During 2012 Goodrich Petroleum will continue to emphasize oil-directed drilling over natural gas with the majority of its focus, and spending, on the Eagle Ford Shale of South Texas, the company said Wednesday.

The preliminary capital expenditure budget for 2012 is $250-275 million, which includes $235-260 million in drilling and completion expenditures and $15 million allocated to leasehold and infrastructure expenses, the Houston-based producer said. It anticipates drilling 49-54 gross (29-32 net) wells in 2012, with 75% of the anticipated drilling and completion capital expenditures allocated to oil.

Oil-directed activity will be concentrated in the Eagle Ford with $155 million allocated to 29 gross (19 net) wells (which assumes a combination of 6,000-9,000-foot laterals) and the Tuscaloosa Marine Shale (TMS), with $20-45 million allocated to four to six gross (two to four net) wells. Of its natural gas-directed activity, the company anticipates completing 14 gross (six net) nonoperated Haynesville Shale wells previously drilled in the core of the play for $35 million, along with $25 million associated with two gross (two net) Angelina River Trend wells.

Last year Goodrich leased 74,000 TMS acres in Louisiana and Mississippi (see Shale Daily, June 14, 2011).

“A little over a year ago, we initiated a significant transformation from a capital program dominated by gas-directed drilling activity to one dominated by crude oil-directed drilling,” said CEO Gil Goodrich. “The strategic shift to oil-directed activity has already produced very positive results in 2011 with cash flow on pace to grow by approximately 65% compared to 2010. Our plans for 2012 will accelerate this transformation with oil-directed activity comprising approximately 75% of our 2012 drilling and completion budget and gas-directed activity representing the minimum necessary to complete a number of gas wells drilled in 2011 and maintain our acreage position in the Angelina River Trend.”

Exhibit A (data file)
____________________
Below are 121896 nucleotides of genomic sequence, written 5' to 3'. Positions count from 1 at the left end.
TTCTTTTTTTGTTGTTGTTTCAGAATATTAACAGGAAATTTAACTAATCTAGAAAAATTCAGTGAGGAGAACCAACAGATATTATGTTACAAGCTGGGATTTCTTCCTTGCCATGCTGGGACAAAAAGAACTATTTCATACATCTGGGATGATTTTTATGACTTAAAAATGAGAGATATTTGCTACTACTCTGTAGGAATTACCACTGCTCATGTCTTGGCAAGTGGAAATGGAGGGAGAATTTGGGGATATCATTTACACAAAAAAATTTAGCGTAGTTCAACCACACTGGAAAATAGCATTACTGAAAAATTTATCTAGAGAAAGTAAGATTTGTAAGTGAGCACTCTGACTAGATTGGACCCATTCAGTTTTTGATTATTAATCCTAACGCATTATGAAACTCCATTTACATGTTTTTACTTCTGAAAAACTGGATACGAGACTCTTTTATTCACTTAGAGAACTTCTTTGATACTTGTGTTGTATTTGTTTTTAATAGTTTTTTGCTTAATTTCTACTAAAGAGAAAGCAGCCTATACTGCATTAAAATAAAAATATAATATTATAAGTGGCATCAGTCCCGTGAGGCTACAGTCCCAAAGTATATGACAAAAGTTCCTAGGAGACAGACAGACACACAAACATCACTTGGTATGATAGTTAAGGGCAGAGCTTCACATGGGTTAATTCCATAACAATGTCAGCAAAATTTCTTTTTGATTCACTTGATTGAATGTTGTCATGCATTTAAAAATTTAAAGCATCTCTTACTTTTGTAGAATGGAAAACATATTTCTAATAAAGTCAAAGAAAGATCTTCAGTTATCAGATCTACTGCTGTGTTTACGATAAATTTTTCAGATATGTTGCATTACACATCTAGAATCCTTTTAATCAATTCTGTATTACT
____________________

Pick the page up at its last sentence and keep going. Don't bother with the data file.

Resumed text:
Capital expenditures in 2012 in the Eagle Ford Shale trend will be positively impacted by the elimination of a drilling carry associated with the company’s leasehold acquisition equal to a 20.8% working interest in the vast majority of the wells drilled in 2011, along with a reduction in drilling and completion costs of an estimated $2.5 million per well as a result of pad drilling, zipper fracks and lower pressure pumping prices.

The company estimates oil volumes to grow by 130-160% in 2012 versus 2011, which will drive very strong cash flow growth. Natural gas volumes are expected to be flat to slightly down, while overall production on an Mcfe basis is expected to increase by 10-15% over 2011. Oil volumes are estimated to grow to approximately 5,000 b/d as the end of 2012.

“While natural gas production is projected to remain roughly flat to slightly down, we are projecting crude oil production to more than double in 2012 versus 2011,” Goodrich said.

The 2012 capital expenditures are expected to be funded by cash flow from operations and incremental borrowings.